Disc brakes, of course, do not have any problem. They get really hot, but they can take it. All serious tandems have a disc drag brake for just these occasions.

Fred

Offline Westinghouse

Re: New to downhill grades
« Reply #3 on: February 09, 2011, 03:13:42 pm »
I have heard of this, but I have never had that problem myself. I may have been embracing trouble, but I definitely was not courting it.

Offline whittierider

Re: New to downhill grades
« Reply #4 on: February 09, 2011, 03:43:38 pm »
Caliper brakes themselves are not a problem.  Do use Kool Stop pads though.  Regardless of what brand of brakes you get, just consider it standard practice to replace the stock pads with Kool Stop pads.  They give better braking, no fade as far as I have noticed, longer rim life, and they don't get the metal bits embedded in them like the Shimano pads do.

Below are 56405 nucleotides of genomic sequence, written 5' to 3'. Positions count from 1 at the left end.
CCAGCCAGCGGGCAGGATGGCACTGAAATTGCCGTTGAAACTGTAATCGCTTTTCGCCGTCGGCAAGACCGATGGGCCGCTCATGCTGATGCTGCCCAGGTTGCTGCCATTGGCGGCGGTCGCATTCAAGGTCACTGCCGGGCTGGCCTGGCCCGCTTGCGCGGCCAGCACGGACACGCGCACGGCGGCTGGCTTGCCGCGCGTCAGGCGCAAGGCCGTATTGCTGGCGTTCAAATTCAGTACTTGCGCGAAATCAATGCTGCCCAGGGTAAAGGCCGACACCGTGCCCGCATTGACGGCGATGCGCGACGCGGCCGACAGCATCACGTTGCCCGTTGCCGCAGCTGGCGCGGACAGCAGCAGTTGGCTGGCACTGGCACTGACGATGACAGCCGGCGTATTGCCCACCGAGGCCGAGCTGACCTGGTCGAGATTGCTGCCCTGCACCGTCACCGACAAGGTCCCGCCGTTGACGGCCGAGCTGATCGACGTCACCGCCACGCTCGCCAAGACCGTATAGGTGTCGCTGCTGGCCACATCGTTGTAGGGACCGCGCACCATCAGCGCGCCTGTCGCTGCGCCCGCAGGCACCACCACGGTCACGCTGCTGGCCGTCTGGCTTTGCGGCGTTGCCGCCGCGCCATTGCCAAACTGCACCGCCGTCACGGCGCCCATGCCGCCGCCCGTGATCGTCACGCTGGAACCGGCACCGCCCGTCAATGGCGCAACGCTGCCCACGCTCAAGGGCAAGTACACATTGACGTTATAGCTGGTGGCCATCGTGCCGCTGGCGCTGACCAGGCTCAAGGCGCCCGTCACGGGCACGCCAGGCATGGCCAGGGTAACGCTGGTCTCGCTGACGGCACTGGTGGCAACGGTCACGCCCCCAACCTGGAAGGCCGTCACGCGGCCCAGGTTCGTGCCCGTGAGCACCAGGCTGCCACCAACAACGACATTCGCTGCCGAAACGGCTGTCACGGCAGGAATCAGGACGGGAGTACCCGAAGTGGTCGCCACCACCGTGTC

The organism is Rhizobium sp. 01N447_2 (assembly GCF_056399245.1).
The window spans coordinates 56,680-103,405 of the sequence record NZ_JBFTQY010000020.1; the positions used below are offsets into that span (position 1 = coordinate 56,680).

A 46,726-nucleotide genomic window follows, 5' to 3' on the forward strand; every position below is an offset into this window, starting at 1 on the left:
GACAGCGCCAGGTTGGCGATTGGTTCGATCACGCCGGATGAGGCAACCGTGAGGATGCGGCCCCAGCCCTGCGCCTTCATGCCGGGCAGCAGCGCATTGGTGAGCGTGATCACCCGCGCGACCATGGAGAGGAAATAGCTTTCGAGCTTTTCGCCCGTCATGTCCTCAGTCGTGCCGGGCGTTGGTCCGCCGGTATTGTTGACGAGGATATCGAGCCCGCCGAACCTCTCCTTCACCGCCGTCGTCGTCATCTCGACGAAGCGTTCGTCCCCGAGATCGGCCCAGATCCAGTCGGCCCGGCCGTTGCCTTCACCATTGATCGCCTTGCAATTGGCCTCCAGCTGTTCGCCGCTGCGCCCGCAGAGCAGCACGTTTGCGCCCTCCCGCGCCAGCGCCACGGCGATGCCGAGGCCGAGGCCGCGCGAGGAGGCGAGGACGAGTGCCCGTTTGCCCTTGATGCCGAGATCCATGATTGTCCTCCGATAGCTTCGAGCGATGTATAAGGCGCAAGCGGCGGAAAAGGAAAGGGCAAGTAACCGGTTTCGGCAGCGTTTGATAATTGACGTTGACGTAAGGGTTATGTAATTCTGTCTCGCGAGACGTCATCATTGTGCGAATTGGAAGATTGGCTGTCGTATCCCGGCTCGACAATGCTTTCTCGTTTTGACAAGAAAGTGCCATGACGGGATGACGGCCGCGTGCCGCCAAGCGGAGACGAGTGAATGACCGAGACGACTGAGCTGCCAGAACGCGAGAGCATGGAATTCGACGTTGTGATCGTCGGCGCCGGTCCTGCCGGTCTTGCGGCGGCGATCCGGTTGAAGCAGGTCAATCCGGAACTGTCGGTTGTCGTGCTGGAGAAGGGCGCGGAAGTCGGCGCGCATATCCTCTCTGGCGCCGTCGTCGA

The bigger threat is tires, since extreme rim heating may increase the tire pressure enough to blow it.  Unless you're quite heavy, I doubt you will ever have any problem on a single bike.  The problem is much more common on tandems, not just because of the double weight, and the higher tire pressure used to prevent blowout-like pinch flats with all that weight, but because the arrangement means you can't depend on wind resistance to hold your speed down as much.  I've gotten a rim so hot on ours that when I touched it after stopping, I immediately got a sizzling sound and even a little smoke as it instantly burned my skin, and there was no tire trouble.  I had forgotten to use the drum brake.  We had been going almost 60mph on a grade of 8-9% with some tailwind, and could easily have done 70 or 75 if traffic had permitted.  I was riding the rim brakes to hold our speed down!